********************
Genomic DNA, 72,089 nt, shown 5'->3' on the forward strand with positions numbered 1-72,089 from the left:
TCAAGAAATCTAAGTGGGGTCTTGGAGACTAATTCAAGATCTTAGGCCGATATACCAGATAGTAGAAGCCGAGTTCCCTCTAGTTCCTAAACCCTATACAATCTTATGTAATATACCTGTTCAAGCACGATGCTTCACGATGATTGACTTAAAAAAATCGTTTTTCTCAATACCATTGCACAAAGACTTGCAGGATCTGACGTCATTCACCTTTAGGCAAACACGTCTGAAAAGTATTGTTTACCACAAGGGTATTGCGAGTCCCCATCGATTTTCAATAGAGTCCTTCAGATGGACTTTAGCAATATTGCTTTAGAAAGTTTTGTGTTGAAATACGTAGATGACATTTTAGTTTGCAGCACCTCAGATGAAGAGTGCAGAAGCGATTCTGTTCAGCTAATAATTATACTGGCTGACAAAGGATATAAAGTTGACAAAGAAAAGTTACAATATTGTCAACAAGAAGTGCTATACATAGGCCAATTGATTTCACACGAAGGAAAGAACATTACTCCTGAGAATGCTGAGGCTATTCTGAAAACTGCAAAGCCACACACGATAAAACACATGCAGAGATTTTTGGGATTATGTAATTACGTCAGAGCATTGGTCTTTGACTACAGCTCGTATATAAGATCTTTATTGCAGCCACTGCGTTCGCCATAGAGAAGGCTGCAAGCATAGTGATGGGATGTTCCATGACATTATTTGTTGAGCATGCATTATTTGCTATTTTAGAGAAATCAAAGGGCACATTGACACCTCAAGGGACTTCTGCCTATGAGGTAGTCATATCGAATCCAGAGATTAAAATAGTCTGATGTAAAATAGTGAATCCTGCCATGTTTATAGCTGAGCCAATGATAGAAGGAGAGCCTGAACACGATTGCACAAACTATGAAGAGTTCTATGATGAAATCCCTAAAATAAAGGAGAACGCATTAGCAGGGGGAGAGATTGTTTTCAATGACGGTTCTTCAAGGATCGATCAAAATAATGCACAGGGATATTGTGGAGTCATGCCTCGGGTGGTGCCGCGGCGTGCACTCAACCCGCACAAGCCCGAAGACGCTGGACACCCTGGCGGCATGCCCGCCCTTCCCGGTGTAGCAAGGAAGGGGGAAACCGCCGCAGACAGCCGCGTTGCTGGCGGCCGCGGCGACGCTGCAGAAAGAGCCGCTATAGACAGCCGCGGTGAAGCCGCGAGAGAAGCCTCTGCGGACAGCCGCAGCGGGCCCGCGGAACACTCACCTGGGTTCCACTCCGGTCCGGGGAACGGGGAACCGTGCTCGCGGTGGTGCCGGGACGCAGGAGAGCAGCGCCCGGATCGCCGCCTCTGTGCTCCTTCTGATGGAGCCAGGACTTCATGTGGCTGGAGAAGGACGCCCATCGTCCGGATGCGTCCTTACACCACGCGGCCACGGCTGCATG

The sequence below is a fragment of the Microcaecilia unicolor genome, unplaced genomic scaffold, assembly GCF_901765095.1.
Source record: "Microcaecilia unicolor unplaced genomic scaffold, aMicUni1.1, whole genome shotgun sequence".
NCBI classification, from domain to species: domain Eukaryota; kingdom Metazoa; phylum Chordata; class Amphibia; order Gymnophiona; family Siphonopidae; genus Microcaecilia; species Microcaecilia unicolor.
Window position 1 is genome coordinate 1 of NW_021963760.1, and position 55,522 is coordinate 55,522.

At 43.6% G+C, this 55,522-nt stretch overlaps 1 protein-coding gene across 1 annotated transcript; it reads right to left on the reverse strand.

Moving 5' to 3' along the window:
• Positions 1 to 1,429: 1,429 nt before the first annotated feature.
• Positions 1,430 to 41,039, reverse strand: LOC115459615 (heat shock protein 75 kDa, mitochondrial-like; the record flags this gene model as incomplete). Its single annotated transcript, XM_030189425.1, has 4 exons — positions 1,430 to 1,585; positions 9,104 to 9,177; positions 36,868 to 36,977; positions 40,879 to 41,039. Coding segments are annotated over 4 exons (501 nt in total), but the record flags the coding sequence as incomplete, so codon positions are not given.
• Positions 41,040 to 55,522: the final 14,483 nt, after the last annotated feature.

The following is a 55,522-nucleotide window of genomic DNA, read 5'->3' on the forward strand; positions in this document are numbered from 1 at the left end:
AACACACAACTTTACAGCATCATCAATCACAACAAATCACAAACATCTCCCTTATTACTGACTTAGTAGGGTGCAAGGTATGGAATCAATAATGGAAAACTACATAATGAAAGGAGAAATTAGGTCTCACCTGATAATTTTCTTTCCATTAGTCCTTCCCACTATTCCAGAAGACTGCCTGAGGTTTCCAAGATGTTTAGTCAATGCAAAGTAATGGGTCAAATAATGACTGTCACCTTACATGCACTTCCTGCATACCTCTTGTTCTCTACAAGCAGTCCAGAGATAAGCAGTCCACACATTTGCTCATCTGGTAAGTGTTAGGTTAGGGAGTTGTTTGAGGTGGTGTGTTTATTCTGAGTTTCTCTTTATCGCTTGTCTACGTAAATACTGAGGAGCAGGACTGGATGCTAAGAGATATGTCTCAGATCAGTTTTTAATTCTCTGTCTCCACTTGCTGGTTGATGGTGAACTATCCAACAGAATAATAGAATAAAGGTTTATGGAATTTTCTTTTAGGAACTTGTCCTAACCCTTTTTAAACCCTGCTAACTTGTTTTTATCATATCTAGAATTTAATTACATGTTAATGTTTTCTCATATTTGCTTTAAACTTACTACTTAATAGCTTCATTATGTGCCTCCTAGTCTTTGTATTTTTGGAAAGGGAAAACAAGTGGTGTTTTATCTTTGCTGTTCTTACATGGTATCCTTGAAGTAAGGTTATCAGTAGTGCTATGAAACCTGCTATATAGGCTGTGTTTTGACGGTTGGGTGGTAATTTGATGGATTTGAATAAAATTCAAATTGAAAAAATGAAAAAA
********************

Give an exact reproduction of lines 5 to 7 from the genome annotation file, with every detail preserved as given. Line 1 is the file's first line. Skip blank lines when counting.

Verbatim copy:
NCBI classification, from domain to species: domain Eukaryota; kingdom Metazoa; phylum Chordata; class Amphibia; order Gymnophiona; family Siphonopidae; genus Microcaecilia; species Microcaecilia unicolor.
Window position 1 is genome coordinate 1 of NW_021963760.1, and position 55,522 is coordinate 55,522.

At 43.6% G+C, this 55,522-nt stretch overlaps 1 protein-coding gene across 1 annotated transcript; it reads right to left on the reverse strand.